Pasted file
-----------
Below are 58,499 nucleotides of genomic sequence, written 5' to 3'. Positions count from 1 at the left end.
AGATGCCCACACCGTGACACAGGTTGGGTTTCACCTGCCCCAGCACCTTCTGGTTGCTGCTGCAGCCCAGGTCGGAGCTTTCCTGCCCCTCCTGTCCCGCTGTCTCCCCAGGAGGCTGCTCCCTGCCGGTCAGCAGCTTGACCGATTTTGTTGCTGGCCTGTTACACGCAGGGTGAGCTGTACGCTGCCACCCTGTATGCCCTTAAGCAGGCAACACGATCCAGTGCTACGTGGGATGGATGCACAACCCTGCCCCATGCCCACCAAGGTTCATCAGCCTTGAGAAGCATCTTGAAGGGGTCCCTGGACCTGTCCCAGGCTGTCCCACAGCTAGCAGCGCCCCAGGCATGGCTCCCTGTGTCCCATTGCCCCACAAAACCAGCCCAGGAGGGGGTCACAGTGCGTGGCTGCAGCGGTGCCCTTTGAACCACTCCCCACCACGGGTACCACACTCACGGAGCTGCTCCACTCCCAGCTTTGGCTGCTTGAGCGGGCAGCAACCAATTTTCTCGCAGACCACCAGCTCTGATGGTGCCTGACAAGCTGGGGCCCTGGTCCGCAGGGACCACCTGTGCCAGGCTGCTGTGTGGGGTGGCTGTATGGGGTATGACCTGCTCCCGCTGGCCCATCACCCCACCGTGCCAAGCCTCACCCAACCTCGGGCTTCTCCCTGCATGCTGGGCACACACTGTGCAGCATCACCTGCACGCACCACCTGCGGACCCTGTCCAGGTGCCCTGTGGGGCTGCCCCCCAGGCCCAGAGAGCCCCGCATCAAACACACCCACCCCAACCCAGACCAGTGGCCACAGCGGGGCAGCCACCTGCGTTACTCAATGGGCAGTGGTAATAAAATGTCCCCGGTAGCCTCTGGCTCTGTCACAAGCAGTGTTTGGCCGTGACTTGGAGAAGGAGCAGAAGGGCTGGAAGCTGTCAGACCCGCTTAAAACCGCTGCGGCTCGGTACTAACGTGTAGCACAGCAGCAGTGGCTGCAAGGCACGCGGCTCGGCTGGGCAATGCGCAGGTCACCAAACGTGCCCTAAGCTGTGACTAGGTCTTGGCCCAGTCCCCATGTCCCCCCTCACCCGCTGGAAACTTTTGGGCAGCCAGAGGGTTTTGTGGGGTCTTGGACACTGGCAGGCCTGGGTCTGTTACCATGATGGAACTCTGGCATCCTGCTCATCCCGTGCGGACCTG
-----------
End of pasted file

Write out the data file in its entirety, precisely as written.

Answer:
Below are 58,499 nucleotides of genomic sequence, written 5' to 3'. Positions count from 1 at the left end.
AGATGCCCACACCGTGACACAGGTTGGGTTTCACCTGCCCCAGCACCTTCTGGTTGCTGCTGCAGCCCAGGTCGGAGCTTTCCTGCCCCTCCTGTCCCGCTGTCTCCCCAGGAGGCTGCTCCCTGCCGGTCAGCAGCTTGACCGATTTTGTTGCTGGCCTGTTACACGCAGGGTGAGCTGTACGCTGCCACCCTGTATGCCCTTAAGCAGGCAACACGATCCAGTGCTACGTGGGATGGATGCACAACCCTGCCCCATGCCCACCAAGGTTCATCAGCCTTGAGAAGCATCTTGAAGGGGTCCCTGGACCTGTCCCAGGCTGTCCCACAGCTAGCAGCGCCCCAGGCATGGCTCCCTGTGTCCCATTGCCCCACAAAACCAGCCCAGGAGGGGGTCACAGTGCGTGGCTGCAGCGGTGCCCTTTGAACCACTCCCCACCACGGGTACCACACTCACGGAGCTGCTCCACTCCCAGCTTTGGCTGCTTGAGCGGGCAGCAACCAATTTTCTCGCAGACCACCAGCTCTGATGGTGCCTGACAAGCTGGGGCCCTGGTCCGCAGGGACCACCTGTGCCAGGCTGCTGTGTGGGGTGGCTGTATGGGGTATGACCTGCTCCCGCTGGCCCATCACCCCACCGTGCCAAGCCTCACCCAACCTCGGGCTTCTCCCTGCATGCTGGGCACACACTGTGCAGCATCACCTGCACGCACCACCTGCGGACCCTGTCCAGGTGCCCTGTGGGGCTGCCCCCCAGGCCCAGAGAGCCCCGCATCAAACACACCCACCCCAACCCAGACCAGTGGCCACAGCGGGGCAGCCACCTGCGTTACTCAATGGGCAGTGGTAATAAAATGTCCCCGGTAGCCTCTGGCTCTGTCACAAGCAGTGTTTGGCCGTGACTTGGAGAAGGAGCAGAAGGGCTGGAAGCTGTCAGACCCGCTTAAAACCGCTGCGGCTCGGTACTAACGTGTAGCACAGCAGCAGTGGCTGCAAGGCACGCGGCTCGGCTGGGCAATGCGCAGGTCACCAAACGTGCCCTAAGCTGTGACTAGGTCTTGGCCCAGTCCCCATGTCCCCCCTCACCCGCTGGAAACTTTTGGGCAGCCAGAGGGTTTTGTGGGGTCTTGGACACTGGCAGGCCTGGGTCTGTTACCATGATGGAACTCTGGCATCCTGCTCATCCCGTGCGGACCTG